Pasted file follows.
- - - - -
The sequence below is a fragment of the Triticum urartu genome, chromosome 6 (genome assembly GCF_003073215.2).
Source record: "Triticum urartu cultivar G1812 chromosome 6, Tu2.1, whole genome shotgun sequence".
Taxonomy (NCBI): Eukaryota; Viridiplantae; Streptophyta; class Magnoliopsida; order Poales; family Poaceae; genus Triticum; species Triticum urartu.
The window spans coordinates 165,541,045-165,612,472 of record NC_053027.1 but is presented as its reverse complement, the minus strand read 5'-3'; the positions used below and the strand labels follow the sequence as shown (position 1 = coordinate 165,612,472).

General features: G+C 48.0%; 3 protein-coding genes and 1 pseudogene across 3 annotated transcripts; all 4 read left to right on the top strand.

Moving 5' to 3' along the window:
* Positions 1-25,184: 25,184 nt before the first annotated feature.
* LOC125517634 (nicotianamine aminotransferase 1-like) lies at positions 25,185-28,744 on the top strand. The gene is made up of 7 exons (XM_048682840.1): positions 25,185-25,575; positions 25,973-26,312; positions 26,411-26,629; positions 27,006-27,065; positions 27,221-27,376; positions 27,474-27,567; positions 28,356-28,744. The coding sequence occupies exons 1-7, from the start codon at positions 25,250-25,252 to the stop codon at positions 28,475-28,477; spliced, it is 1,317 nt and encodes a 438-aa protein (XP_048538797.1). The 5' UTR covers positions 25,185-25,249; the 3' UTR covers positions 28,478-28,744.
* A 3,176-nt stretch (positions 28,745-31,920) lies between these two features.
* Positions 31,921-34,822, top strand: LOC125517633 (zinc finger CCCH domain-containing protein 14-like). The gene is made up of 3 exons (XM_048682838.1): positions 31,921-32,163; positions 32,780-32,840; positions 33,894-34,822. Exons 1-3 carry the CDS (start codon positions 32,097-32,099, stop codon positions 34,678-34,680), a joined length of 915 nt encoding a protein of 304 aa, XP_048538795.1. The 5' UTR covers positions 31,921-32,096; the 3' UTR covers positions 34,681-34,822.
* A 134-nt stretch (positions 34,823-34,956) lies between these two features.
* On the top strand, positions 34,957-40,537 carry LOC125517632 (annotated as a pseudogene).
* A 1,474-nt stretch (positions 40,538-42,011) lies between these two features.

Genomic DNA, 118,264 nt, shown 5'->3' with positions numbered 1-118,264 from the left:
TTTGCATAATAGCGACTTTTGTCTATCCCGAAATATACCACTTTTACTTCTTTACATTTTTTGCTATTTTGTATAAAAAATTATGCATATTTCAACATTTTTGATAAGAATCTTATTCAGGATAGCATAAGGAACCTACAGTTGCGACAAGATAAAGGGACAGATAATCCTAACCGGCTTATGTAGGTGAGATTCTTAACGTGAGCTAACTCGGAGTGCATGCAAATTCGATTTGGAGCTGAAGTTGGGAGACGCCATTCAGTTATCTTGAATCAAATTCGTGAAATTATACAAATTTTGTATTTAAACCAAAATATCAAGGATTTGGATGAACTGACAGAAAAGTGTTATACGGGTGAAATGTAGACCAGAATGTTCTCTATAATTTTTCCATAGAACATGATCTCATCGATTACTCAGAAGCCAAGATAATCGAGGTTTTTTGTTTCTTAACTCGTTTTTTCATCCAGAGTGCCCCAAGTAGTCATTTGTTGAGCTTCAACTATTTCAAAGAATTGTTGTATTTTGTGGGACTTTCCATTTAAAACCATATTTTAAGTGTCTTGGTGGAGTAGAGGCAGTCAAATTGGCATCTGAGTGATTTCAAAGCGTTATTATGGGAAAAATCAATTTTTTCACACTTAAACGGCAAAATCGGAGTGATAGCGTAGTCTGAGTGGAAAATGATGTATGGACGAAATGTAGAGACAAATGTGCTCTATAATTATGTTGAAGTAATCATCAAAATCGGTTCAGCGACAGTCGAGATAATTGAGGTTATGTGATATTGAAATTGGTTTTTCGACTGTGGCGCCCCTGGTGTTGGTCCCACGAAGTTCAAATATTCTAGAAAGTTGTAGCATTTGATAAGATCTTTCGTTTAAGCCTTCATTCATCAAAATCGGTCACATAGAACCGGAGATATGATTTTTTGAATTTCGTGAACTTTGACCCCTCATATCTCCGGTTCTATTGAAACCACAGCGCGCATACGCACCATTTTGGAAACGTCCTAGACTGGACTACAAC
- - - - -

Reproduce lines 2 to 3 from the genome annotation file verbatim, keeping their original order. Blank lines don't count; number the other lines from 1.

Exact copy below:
Source record: "Triticum urartu cultivar G1812 chromosome 6, Tu2.1, whole genome shotgun sequence".
Taxonomy (NCBI): Eukaryota; Viridiplantae; Streptophyta; class Magnoliopsida; order Poales; family Poaceae; genus Triticum; species Triticum urartu.